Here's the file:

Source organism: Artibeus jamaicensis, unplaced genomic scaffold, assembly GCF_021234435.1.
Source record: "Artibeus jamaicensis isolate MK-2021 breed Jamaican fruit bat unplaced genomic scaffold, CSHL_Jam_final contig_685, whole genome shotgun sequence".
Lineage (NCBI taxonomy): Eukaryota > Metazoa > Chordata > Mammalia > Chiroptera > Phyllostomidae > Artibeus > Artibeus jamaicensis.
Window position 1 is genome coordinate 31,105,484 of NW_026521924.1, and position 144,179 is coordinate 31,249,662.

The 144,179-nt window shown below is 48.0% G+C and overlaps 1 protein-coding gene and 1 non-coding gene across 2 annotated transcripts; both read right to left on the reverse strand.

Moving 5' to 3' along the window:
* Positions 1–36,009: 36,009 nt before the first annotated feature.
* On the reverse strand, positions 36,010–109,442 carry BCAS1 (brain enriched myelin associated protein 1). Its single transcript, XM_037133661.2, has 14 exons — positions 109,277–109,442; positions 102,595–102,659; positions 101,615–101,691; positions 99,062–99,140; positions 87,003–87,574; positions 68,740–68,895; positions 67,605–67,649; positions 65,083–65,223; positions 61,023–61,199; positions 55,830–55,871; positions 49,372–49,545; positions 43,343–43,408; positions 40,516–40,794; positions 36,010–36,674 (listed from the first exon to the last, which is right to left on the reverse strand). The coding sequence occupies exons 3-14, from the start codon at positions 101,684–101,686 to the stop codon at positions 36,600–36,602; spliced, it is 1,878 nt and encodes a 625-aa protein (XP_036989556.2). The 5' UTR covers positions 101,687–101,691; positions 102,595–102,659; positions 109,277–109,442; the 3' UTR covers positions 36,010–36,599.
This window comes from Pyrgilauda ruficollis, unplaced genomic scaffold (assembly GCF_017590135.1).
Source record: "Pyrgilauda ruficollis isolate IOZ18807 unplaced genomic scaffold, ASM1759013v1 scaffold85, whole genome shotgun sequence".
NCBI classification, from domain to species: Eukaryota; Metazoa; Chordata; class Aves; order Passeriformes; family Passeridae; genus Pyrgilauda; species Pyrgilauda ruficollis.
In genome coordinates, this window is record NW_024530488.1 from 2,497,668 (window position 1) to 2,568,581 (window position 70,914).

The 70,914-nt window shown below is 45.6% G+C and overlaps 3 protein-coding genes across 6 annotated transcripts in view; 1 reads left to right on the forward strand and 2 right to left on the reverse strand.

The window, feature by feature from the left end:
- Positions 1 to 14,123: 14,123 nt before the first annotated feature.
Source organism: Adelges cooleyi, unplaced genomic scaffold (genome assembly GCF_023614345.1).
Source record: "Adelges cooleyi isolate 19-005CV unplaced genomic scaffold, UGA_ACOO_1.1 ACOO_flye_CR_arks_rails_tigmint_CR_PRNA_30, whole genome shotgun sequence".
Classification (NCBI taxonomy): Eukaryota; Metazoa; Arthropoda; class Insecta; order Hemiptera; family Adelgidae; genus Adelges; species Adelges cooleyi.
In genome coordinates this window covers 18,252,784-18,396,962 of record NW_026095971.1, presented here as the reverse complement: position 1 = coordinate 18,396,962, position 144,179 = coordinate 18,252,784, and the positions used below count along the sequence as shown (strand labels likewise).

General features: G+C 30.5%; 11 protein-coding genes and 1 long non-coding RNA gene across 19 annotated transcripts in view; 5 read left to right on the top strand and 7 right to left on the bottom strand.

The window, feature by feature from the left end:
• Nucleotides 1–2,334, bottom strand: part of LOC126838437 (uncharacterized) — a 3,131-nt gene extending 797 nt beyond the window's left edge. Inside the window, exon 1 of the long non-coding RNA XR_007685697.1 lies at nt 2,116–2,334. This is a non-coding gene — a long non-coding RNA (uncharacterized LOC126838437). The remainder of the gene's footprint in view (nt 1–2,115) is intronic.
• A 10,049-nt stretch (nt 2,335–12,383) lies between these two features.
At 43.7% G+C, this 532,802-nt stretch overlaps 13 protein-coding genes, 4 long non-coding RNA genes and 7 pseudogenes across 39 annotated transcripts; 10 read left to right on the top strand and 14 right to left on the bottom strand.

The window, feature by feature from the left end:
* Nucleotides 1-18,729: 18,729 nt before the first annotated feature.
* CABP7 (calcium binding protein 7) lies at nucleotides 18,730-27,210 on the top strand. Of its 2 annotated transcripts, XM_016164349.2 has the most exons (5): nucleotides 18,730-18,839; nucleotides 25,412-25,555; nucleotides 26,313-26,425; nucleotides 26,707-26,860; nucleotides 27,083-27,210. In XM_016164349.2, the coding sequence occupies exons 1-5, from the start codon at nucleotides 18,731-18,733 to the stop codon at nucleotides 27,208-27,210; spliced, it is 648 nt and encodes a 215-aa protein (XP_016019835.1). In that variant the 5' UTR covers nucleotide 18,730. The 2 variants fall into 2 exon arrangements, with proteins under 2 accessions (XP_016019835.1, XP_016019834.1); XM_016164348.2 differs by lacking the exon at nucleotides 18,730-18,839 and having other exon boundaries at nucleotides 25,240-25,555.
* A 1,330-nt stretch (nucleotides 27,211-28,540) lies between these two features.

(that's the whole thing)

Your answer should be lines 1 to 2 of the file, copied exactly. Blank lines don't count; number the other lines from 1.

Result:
Source organism: Artibeus jamaicensis, unplaced genomic scaffold, assembly GCF_021234435.1.
Source record: "Artibeus jamaicensis isolate MK-2021 breed Jamaican fruit bat unplaced genomic scaffold, CSHL_Jam_final contig_685, whole genome shotgun sequence".